The US fast food market has seen a healthy increase in growth over the past three years, the outlook for which can be kept. The fast food market is forecast to maintain its current growth expectations, with an anticipated Compound Annual Growth Rate (CAGR) of 2.3% for the five-year period 2005-2010. This is expected to bring the market to a value of $ 57.6 billion by the end of 2010. Drivers of growth include an increasing number of Americans in the workplace, reducing the amount of time spent preparing meals in home. In 2010, the U.S. fast food market is forecast to be worth $ 57.6 billion, an increase of 12.1% from 2005.
In 2010, the US fast food market is forecast to have a volume of 37 billion transactions (Figure 1). This represents an increase of 5.3% from 2005. The CAGR of market volume in the period 2005-2010 is projected to be 1%.
Success factors for fast food franchisees will include product and marketing targeting healthier menu selections, brand consistency, low start-up costs, franchisee support, and consumer convenience. Subway ® represents a poignant example of a fast food franchisee poised for success in the future fast food market. Their strategies go beyond the fast food market and apply to many other markets and products.
Subway sandwich shops are well positioned to leverage their strengths and address reasonable threats, weaknesses and opportunities. The table below highlights these strengths, weaknesses, opportunities, and threats.
- Size and number of stores and channels.
- The menu reflects the demand for fresh, healthy and fast food.
- Use of non-traditional channels.
- Association with the American Heart Association.
- World brand recognition.
- Customizable menu offerings.
- Low start-up costs for the franchisee.
- Franchisee training is structured, brief, and designed to ensure quick start-up and success.
- The decor is out of date.
- Some franchisees are not happy.
- Service delivery is inconsistent from store to store.
- Employee turnover is high.
- There is no control over the saturation of franchises in certain market areas.
- Continue to grow the global business.
- Update the decor to encourage more dining business.
- Improve the customer service model.
- Continue to expand channel opportunities to include event cars.
- Improve relationships with franchisees.
- Experiment with the self-service business.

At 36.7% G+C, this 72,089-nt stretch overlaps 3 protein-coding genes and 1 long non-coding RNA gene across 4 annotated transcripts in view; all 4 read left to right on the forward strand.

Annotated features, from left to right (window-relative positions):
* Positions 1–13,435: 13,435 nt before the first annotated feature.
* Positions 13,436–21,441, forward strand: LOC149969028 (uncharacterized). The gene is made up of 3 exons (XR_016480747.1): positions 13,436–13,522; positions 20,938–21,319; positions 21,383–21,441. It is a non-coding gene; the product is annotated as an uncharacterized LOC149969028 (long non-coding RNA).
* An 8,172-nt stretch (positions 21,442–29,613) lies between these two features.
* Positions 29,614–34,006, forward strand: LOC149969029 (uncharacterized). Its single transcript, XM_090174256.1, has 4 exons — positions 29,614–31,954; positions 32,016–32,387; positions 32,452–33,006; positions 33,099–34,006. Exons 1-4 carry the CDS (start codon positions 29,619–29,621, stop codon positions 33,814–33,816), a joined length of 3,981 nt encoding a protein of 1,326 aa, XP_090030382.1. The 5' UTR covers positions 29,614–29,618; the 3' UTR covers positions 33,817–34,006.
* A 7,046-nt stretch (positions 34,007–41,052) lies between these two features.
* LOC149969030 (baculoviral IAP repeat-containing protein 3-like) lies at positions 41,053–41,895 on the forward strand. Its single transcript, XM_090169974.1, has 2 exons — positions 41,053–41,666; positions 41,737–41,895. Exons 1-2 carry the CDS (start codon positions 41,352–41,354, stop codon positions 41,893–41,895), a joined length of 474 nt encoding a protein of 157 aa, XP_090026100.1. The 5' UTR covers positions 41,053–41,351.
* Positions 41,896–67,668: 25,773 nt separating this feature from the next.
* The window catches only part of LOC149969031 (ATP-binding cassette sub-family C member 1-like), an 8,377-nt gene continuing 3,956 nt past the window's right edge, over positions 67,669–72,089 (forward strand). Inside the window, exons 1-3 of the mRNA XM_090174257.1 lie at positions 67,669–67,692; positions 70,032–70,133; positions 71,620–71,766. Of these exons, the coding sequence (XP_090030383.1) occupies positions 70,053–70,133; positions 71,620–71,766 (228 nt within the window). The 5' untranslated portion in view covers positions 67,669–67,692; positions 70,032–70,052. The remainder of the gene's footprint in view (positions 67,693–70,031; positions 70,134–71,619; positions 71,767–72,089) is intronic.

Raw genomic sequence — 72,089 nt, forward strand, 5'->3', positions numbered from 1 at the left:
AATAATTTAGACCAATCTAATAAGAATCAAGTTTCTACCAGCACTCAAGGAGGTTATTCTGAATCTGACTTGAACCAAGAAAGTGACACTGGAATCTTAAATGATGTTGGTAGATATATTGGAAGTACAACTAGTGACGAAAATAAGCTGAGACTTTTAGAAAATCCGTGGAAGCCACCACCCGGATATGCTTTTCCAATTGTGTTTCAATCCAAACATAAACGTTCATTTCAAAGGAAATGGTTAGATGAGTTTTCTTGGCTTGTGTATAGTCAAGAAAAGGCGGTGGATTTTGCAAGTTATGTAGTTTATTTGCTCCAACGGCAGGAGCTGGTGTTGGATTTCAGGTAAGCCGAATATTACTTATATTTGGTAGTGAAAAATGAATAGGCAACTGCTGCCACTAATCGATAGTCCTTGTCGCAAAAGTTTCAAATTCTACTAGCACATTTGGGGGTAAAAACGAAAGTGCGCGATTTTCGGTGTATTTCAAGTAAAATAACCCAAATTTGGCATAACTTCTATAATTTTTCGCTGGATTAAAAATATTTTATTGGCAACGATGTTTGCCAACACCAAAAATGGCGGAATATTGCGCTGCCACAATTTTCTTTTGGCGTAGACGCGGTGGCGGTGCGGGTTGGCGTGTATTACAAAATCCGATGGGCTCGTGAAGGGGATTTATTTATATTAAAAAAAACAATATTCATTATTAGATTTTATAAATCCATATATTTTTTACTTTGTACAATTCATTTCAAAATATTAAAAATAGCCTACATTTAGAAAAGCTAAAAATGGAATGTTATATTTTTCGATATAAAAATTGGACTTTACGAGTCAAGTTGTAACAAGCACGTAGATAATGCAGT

- Expand packaged dessert offerings.
- Please continue to review and update the menu offerings.
- Develop more partnerships with movie producers and toy manufacturers to promote new movie releases through children’s menu packaging and co-branding opportunities.
- Disturbances or litigation of the franchisee.
- Food contamination (spinach).
- Interest costs.
- Economic downturn.
Subway is not without competitive pressures. The main competitors include Yum! Brands, McDonalds, Wendy’s and Jack in the Box. Hmm! The brands are the largest in the world, with 33,000 restaurants in more than 100 countries. Four of the company’s most recognized brands, KFC, Pizza Hut, Long John Silver’s and Taco Bell, are world leaders in the Mexican seafood, chicken, pizza and quick service categories. Hmm! It has a workforce of 272,000 employees and is headquartered in Louisville, Kentucky.
McDonald’s Corporation (McDonald’s) is the world’s largest foodservice retail chain with 31,000 fast food restaurants in 119 countries. The company also operates restaurants under the brands ‘The Boston Market’ and ‘Chipotle Mexican Grill’. McDonalds operates primarily in the United States and the United Kingdom and is headquartered in Oak Brook, Illinois and employs 447,000 people.
Wendy’s International (Wendy’s) operates three fast food restaurant chains: Wendy’s (the third largest hamburger chain in the world), Tim Horton’s and Baja Fresh. Wendy’s operates more than 9,700 restaurants in 20 countries, has been listed in Fortune magazine’s Top 500 US Companies, is headquartered in Dublin, Ohio, and employs about 57,000 people.
Jack in the Box owns, operates and franchises Jack in the Box quick service hamburger restaurants and Qdoba Mexican Grill fast food restaurants and is based in San Diego, California.
The increase in sandwich sales has been the result of declining consumer interest in hamburgers and fries and increased demand for healthier options. Sandwich sales are growing 15 percent annually, outpacing the 3 percent sales growth rate for hamburgers and steaks.
Current marketing program
A new generation of restaurants is making big profits off the market’s saturated burger joints. These so-called “fast casual” restaurants are dominated by Mexican chains and sandwich restaurants offering freshly baked breads and specialty sandwiches.
Respond to changing consumer expectations for health, fresh, custom-made sandwiches; Subway’s marketing program addresses these expectations through several approaches. Most notable were the television commercials with Jared. These commercials emphasize the health aspects of a Subway sandwich by highlighting the 245 pounds that Jared lost by eating a Subway sandwich diet. Subway also markets through national sponsorship at events such as the American Heart Association Heart Walks and local events such as triathlons and children’s sports teams.
The Subway example represents product and marketing strategies that are classic examples of focusing on market demand, consumer trends, product leverage, and innovation. Marketing strategies of creating clear brand recognition, product and brand association, and market demands have strategically positioned Subway to advance market share in the near future. These marketing strategies are also repeatable fundamental marketing strategies that transcend the fast food market. Does your marketing strategy link brand recognition to products that support the future direction of your market?